OCD and the Holidays

OCD and the Holidays

The holidays bring about various changes to our daily routines. While
this can be challenging for many, those suffering from
obsessive-compulsive disorder (OCD) may feel completely overwhelmed.

OCD is a serious mental illness characterized by obsessive thoughts
and high levels of anxiety. Feelings of fear and self-doubt are
created without rational justification or logical reasoning.  OCD can
be particularly distressing before and during the holidays when
stressors such as travel, social activities, and changes to routine
cause increased uncertainty and unpredictability.

If you do not have OCD, it can be challenging to understand the
thought process of someone who does. While a person without OCD might
become concerned for a moment that they left door the unlocked or the
faucet running, someone with OCD may become fixated with this thought
to the point where they cannot think about anything else. This
fixation causes great levels of discomfort and may even be
debilitating. “What if” thoughts and self-doubt will run through their
mind without end. While the specific worries may vary depending on the
type of OCD, all of the concerns center around the same thing:
uncertainty. Individuals with OCD have an unabating urge to “know for
sure” that everything will be okay and that their fears will not come
true.

OCD not only impacts the individual suffering from the disorder,
but also those closest to them such as family and friends. Family and
friends may be impacted by changing plans, running hours late, or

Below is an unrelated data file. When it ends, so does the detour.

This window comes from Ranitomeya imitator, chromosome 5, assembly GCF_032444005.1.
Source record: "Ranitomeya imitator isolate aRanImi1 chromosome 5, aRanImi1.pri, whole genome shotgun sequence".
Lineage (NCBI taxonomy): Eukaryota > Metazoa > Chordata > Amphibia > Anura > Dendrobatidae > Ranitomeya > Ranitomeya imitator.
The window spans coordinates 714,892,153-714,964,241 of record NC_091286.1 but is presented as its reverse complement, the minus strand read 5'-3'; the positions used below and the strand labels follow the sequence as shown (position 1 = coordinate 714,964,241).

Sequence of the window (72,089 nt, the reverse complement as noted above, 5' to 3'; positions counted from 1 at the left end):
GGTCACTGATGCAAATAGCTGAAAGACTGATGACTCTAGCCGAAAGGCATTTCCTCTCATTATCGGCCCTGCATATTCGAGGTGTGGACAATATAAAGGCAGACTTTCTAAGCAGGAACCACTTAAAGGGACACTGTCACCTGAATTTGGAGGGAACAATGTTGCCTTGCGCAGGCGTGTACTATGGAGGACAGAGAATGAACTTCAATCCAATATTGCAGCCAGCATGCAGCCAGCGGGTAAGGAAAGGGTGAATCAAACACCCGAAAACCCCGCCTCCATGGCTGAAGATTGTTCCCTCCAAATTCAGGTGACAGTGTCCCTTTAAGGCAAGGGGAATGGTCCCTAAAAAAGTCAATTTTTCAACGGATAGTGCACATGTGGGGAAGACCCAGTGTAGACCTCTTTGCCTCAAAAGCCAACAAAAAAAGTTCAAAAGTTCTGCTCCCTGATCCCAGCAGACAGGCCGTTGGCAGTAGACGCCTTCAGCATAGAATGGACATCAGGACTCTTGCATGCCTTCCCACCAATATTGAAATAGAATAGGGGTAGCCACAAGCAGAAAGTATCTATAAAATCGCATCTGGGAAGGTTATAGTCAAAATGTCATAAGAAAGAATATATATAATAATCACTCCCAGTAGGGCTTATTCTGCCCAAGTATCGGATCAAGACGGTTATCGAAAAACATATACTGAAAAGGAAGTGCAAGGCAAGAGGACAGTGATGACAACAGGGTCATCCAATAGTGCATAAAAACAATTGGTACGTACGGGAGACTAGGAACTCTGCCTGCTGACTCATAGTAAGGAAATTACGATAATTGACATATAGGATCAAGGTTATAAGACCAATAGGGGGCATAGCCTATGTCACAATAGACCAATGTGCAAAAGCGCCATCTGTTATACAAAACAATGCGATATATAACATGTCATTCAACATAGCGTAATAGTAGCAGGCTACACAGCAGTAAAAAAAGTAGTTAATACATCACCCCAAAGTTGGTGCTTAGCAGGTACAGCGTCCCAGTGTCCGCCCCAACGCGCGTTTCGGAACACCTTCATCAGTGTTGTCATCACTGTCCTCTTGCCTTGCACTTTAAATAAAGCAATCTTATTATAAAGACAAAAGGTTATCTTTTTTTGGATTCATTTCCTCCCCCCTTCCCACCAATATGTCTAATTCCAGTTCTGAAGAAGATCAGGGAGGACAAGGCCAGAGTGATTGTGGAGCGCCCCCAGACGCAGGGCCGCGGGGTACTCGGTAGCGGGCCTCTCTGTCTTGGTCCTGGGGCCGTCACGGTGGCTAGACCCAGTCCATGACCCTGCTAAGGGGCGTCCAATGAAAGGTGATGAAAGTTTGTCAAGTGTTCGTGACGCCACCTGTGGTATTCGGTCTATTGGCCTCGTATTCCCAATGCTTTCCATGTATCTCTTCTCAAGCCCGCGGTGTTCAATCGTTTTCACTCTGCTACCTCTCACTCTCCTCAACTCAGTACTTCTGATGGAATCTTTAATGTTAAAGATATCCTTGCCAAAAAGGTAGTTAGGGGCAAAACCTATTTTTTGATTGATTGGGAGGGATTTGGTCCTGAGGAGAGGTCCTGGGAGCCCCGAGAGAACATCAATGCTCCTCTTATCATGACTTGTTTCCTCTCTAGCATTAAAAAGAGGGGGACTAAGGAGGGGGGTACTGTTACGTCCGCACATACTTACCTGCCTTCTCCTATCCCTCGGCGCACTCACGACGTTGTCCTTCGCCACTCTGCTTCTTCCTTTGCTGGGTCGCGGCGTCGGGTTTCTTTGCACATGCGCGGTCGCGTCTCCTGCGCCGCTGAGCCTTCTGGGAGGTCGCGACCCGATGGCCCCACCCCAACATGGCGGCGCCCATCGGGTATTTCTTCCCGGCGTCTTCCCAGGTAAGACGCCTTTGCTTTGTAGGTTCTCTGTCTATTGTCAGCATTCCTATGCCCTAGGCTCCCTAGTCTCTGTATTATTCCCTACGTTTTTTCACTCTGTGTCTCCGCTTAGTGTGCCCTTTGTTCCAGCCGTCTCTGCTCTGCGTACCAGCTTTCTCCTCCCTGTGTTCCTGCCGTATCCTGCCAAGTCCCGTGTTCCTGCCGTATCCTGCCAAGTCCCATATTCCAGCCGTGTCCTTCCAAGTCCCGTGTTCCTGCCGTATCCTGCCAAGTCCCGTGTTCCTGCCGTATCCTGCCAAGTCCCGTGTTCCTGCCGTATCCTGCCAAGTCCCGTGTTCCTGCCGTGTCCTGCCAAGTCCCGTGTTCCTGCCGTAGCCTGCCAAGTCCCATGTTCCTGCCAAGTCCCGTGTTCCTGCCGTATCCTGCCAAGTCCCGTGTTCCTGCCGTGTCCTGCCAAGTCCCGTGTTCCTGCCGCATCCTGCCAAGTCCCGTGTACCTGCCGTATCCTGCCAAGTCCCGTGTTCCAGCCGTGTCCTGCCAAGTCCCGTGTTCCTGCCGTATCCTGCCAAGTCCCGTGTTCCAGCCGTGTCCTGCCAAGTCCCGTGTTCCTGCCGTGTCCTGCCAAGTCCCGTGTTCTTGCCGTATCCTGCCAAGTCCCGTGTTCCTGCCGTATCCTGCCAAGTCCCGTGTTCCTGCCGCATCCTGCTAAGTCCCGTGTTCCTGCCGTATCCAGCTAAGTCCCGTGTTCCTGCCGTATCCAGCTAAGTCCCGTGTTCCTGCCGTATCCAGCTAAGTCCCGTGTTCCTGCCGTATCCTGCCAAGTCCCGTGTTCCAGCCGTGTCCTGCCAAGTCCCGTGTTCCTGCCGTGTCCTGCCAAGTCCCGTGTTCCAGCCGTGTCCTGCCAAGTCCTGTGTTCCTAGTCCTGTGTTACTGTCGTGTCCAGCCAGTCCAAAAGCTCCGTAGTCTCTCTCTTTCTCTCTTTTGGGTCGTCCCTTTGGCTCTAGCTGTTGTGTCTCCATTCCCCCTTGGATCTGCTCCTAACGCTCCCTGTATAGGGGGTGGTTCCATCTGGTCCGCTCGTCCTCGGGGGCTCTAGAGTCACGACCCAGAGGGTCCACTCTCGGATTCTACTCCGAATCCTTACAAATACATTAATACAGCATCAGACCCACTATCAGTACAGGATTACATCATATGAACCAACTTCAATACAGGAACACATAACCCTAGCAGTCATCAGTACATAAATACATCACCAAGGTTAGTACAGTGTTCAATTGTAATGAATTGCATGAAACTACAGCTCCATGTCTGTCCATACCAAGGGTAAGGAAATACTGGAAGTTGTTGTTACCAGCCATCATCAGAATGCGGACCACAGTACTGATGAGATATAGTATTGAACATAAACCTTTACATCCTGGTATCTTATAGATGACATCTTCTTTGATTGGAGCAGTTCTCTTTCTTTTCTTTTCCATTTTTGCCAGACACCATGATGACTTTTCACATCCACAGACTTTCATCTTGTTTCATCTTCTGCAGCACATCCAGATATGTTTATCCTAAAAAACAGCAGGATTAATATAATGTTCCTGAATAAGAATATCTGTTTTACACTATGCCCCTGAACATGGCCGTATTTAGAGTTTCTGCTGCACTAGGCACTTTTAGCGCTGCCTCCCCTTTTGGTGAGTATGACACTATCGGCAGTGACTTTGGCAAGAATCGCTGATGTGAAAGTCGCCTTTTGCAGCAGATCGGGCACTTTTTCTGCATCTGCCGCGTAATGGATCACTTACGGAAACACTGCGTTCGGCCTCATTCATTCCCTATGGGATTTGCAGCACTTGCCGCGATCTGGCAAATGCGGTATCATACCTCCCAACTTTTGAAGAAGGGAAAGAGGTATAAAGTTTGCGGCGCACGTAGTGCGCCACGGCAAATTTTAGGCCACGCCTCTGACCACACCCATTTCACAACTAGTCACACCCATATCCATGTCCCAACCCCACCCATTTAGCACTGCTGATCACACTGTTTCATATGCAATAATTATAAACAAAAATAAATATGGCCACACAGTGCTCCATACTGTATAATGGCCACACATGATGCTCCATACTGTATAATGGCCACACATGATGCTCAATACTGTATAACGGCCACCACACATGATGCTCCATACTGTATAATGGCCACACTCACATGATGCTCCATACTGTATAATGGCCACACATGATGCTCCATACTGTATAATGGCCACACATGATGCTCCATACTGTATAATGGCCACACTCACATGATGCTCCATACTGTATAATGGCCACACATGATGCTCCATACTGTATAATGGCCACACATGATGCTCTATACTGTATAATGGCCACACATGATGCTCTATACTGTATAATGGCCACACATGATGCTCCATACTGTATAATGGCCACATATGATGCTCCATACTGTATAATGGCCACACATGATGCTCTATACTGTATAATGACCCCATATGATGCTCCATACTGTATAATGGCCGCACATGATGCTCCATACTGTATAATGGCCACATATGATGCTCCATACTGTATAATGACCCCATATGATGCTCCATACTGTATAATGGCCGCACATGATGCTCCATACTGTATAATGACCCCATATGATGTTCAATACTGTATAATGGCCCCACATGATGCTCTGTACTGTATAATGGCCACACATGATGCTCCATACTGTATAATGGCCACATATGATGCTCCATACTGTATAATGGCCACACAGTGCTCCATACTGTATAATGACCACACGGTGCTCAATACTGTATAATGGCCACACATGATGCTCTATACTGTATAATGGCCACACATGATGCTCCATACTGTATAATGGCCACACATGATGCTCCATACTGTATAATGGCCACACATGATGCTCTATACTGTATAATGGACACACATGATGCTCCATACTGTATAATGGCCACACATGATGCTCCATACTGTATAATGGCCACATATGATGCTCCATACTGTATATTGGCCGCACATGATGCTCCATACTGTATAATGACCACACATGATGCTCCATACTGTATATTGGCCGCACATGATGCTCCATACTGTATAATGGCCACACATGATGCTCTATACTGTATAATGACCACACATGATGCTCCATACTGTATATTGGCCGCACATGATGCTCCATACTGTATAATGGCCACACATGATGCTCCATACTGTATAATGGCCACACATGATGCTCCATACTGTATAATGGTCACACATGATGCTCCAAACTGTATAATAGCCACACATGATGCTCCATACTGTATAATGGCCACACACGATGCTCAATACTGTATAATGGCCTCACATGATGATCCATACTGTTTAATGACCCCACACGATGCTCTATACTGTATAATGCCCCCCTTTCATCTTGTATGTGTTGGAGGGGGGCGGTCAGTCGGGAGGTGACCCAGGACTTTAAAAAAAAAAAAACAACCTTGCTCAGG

efforts to help the individual manage their high levels of anxiety.
Further, individuals with OCD may seek constant reassurance from a
loved one. For instance, asking a spouse if they are certain the door
was locked or that the toaster was unplugged. Asking for reassurance
is the individual’s attempt to mitigate their anxiety; however,
regardless of how many times they ask for reassurance there will
always be some level of uncertainty. In fact, reassurance seeking only
serves to raise an individual’s anxiety.

Logical thinking and rational explanations are ineffective approaches
for treating OCD. In fact, these approaches can fuel an individual’s
anxiety and cause additional stress and frustration. There is always a
“what if” thought for every explanation you may think of.

Exposure and Response Prevention (ERP) Therapy, is the gold standard
for treating OCD. This interactive approach involves confronting one’s
fears as well as accepting uncertainty. Engaging in compulsions or
arguing with your worries only serves to increase your anxiety.
Challenging your OCD takes away its power. ERP is difficult; however,
it is not nearly as difficult as living a life filled with OCD. Make
the commitment to improve your mental health. Reach out to a qualified
mental health provider today.